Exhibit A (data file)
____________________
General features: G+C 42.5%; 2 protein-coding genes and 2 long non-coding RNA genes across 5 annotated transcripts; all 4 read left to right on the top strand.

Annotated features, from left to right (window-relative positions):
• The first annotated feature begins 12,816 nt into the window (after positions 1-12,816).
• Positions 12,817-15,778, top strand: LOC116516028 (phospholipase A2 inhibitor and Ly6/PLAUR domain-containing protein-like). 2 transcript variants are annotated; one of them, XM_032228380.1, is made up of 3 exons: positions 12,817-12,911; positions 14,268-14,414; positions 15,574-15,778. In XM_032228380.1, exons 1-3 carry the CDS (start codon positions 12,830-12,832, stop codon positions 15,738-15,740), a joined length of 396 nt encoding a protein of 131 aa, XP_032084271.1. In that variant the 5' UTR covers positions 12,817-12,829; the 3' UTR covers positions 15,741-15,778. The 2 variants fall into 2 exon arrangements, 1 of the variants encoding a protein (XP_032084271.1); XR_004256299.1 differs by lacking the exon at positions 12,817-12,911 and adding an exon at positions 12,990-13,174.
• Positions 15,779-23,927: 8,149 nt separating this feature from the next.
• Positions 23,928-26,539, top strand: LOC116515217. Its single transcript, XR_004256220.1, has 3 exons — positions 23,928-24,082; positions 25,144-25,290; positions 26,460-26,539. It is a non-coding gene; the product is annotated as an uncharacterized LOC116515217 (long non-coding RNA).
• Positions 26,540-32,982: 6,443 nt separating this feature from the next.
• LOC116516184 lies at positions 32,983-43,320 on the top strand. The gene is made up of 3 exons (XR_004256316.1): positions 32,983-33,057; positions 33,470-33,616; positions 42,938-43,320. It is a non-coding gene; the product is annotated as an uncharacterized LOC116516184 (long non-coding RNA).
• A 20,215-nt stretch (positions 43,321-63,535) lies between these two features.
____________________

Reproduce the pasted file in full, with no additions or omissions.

General features: G+C 42.5%; 2 protein-coding genes and 2 long non-coding RNA genes across 5 annotated transcripts; all 4 read left to right on the top strand.

Annotated features, from left to right (window-relative positions):
• The first annotated feature begins 12,816 nt into the window (after positions 1-12,816).
• Positions 12,817-15,778, top strand: LOC116516028 (phospholipase A2 inhibitor and Ly6/PLAUR domain-containing protein-like). 2 transcript variants are annotated; one of them, XM_032228380.1, is made up of 3 exons: positions 12,817-12,911; positions 14,268-14,414; positions 15,574-15,778. In XM_032228380.1, exons 1-3 carry the CDS (start codon positions 12,830-12,832, stop codon positions 15,738-15,740), a joined length of 396 nt encoding a protein of 131 aa, XP_032084271.1. In that variant the 5' UTR covers positions 12,817-12,829; the 3' UTR covers positions 15,741-15,778. The 2 variants fall into 2 exon arrangements, 1 of the variants encoding a protein (XP_032084271.1); XR_004256299.1 differs by lacking the exon at positions 12,817-12,911 and adding an exon at positions 12,990-13,174.
• Positions 15,779-23,927: 8,149 nt separating this feature from the next.
• Positions 23,928-26,539, top strand: LOC116515217. Its single transcript, XR_004256220.1, has 3 exons — positions 23,928-24,082; positions 25,144-25,290; positions 26,460-26,539. It is a non-coding gene; the product is annotated as an uncharacterized LOC116515217 (long non-coding RNA).
• Positions 26,540-32,982: 6,443 nt separating this feature from the next.
• LOC116516184 lies at positions 32,983-43,320 on the top strand. The gene is made up of 3 exons (XR_004256316.1): positions 32,983-33,057; positions 33,470-33,616; positions 42,938-43,320. It is a non-coding gene; the product is annotated as an uncharacterized LOC116516184 (long non-coding RNA).
• A 20,215-nt stretch (positions 43,321-63,535) lies between these two features.